Tan vs. CA, 174 SCRA 403 (1989)


Tan Lee Siong was issued a policy by Philamlife on Nov. 6, 1973 for P80,000. On April 26, 1975, Tan died of hepatoma.  His beneficiaries then filed a claim with Philamlife for the proceeds of the insurance.The claim was denied on the ground of misrepresentation and concealment of material facts.  

The beneficiaries contend that Philamlife can no longer rescind the contract on the ground of misrepresentation as rescission must allegedly be done “during the lifetime of the insured” within two years and prior to the commencement of the action following the wording of Sec. 48, par. 2.


Whether Philamlife can rescind the contract

YES. The insurer has two years from the date of issuance of the insurance contract or of its last reinstatement within which to contest the policy, whether or not, the insured still lives within such period. After two years, the defenses of concealment or misrepresentation, no matter how patent or well founded, no longer lie. Congress felt this was a sufficient answer to the various tactics employed by insurance companies to avoid liability. The petitioners’ interpretation would give rise to the incongruous situation where the beneficiaries of an insured who dies right after taking out and paying for a life insurance policy, would be allowed to collect on the policy even if the insured fraudulently concealed material facts.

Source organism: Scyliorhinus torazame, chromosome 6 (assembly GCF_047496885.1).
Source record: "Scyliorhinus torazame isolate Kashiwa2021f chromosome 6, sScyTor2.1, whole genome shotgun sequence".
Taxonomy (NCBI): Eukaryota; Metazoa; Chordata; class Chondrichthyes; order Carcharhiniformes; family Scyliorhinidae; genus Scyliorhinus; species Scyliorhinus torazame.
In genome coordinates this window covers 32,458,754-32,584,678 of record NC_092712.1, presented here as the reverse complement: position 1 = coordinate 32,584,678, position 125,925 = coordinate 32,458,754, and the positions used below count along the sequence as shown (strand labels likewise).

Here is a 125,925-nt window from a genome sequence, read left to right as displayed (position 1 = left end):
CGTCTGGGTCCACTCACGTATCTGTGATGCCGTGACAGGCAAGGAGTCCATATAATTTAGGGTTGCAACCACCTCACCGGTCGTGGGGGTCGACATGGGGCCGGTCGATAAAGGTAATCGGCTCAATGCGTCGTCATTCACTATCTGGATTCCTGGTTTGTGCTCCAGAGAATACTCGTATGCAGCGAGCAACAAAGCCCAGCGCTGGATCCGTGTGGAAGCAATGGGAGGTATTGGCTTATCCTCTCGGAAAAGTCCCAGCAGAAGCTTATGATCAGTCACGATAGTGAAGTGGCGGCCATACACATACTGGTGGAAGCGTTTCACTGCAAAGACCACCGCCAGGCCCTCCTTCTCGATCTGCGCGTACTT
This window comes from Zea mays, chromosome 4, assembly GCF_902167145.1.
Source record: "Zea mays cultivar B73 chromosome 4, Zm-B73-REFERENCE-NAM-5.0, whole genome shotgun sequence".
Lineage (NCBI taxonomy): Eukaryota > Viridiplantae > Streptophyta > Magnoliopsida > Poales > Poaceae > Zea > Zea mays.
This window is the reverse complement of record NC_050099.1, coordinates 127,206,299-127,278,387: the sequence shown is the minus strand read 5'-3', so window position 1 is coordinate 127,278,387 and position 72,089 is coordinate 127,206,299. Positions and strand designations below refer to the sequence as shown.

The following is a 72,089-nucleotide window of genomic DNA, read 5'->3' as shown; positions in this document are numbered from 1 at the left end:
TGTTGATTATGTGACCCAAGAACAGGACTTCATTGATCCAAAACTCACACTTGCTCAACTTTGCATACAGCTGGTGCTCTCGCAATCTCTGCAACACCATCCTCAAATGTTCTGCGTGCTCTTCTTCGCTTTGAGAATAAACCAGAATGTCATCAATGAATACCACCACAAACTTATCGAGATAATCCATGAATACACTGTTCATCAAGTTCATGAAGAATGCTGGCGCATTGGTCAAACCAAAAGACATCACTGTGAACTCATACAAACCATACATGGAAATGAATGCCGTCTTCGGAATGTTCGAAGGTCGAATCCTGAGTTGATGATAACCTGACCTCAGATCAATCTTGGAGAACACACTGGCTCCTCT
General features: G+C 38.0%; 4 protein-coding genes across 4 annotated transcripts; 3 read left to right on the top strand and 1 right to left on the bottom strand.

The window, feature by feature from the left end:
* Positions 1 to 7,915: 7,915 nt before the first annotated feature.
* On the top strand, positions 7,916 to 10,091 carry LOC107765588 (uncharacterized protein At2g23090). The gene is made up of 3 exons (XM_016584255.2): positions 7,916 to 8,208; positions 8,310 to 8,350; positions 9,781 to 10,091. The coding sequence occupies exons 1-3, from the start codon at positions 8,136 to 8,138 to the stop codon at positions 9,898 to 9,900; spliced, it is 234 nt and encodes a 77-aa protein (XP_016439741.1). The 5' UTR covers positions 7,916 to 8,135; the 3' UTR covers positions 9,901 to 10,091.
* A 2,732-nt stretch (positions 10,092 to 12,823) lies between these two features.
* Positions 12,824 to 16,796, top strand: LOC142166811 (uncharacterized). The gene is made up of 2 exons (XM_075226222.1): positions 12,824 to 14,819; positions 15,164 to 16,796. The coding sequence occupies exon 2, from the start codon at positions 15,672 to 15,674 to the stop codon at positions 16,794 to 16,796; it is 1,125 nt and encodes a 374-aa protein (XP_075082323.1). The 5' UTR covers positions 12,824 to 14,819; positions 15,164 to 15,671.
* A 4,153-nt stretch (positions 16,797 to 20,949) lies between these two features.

There is no showing that the questions in the application form for insurance regarding the insured’s medical history are in smaller print than the rest of the printed form or that they are designed in such a way as to conceal from the applicant their importance. If a warning in bold red letters or a boxed warning similar to that required for cigarette advertisements by the Surgeon General of the United States is necessary, that is for Congress or the Insurance Commission to provide as protection against high pressure insurance salesmanship.

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